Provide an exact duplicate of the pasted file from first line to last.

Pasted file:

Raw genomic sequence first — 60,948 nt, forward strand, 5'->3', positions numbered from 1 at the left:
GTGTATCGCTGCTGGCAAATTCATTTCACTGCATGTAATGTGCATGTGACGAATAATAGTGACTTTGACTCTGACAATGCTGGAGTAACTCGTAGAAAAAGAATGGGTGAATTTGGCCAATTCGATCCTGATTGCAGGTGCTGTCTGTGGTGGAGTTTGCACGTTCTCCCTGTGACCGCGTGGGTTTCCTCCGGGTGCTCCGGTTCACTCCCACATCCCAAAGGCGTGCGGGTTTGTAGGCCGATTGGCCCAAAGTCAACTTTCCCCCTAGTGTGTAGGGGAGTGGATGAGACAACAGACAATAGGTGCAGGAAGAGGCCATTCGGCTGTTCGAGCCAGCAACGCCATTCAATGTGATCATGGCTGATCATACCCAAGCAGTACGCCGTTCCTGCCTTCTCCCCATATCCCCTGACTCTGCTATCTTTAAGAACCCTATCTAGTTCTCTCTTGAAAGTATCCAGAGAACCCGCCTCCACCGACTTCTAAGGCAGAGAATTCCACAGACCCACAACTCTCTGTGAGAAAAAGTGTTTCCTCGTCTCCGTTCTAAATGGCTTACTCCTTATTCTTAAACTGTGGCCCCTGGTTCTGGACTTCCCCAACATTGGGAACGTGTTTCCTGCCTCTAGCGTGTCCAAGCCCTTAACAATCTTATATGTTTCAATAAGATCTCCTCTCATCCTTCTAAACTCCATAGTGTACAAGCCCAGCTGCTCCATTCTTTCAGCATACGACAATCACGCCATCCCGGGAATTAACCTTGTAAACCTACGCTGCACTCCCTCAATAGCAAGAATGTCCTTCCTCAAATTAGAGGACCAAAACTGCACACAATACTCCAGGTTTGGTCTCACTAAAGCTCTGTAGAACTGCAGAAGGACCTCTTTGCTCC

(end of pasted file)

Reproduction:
Raw genomic sequence first — 60,948 nt, forward strand, 5'->3', positions numbered from 1 at the left:
GTGTATCGCTGCTGGCAAATTCATTTCACTGCATGTAATGTGCATGTGACGAATAATAGTGACTTTGACTCTGACAATGCTGGAGTAACTCGTAGAAAAAGAATGGGTGAATTTGGCCAATTCGATCCTGATTGCAGGTGCTGTCTGTGGTGGAGTTTGCACGTTCTCCCTGTGACCGCGTGGGTTTCCTCCGGGTGCTCCGGTTCACTCCCACATCCCAAAGGCGTGCGGGTTTGTAGGCCGATTGGCCCAAAGTCAACTTTCCCCCTAGTGTGTAGGGGAGTGGATGAGACAACAGACAATAGGTGCAGGAAGAGGCCATTCGGCTGTTCGAGCCAGCAACGCCATTCAATGTGATCATGGCTGATCATACCCAAGCAGTACGCCGTTCCTGCCTTCTCCCCATATCCCCTGACTCTGCTATCTTTAAGAACCCTATCTAGTTCTCTCTTGAAAGTATCCAGAGAACCCGCCTCCACCGACTTCTAAGGCAGAGAATTCCACAGACCCACAACTCTCTGTGAGAAAAAGTGTTTCCTCGTCTCCGTTCTAAATGGCTTACTCCTTATTCTTAAACTGTGGCCCCTGGTTCTGGACTTCCCCAACATTGGGAACGTGTTTCCTGCCTCTAGCGTGTCCAAGCCCTTAACAATCTTATATGTTTCAATAAGATCTCCTCTCATCCTTCTAAACTCCATAGTGTACAAGCCCAGCTGCTCCATTCTTTCAGCATACGACAATCACGCCATCCCGGGAATTAACCTTGTAAACCTACGCTGCACTCCCTCAATAGCAAGAATGTCCTTCCTCAAATTAGAGGACCAAAACTGCACACAATACTCCAGGTTTGGTCTCACTAAAGCTCTGTAGAACTGCAGAAGGACCTCTTTGCTCC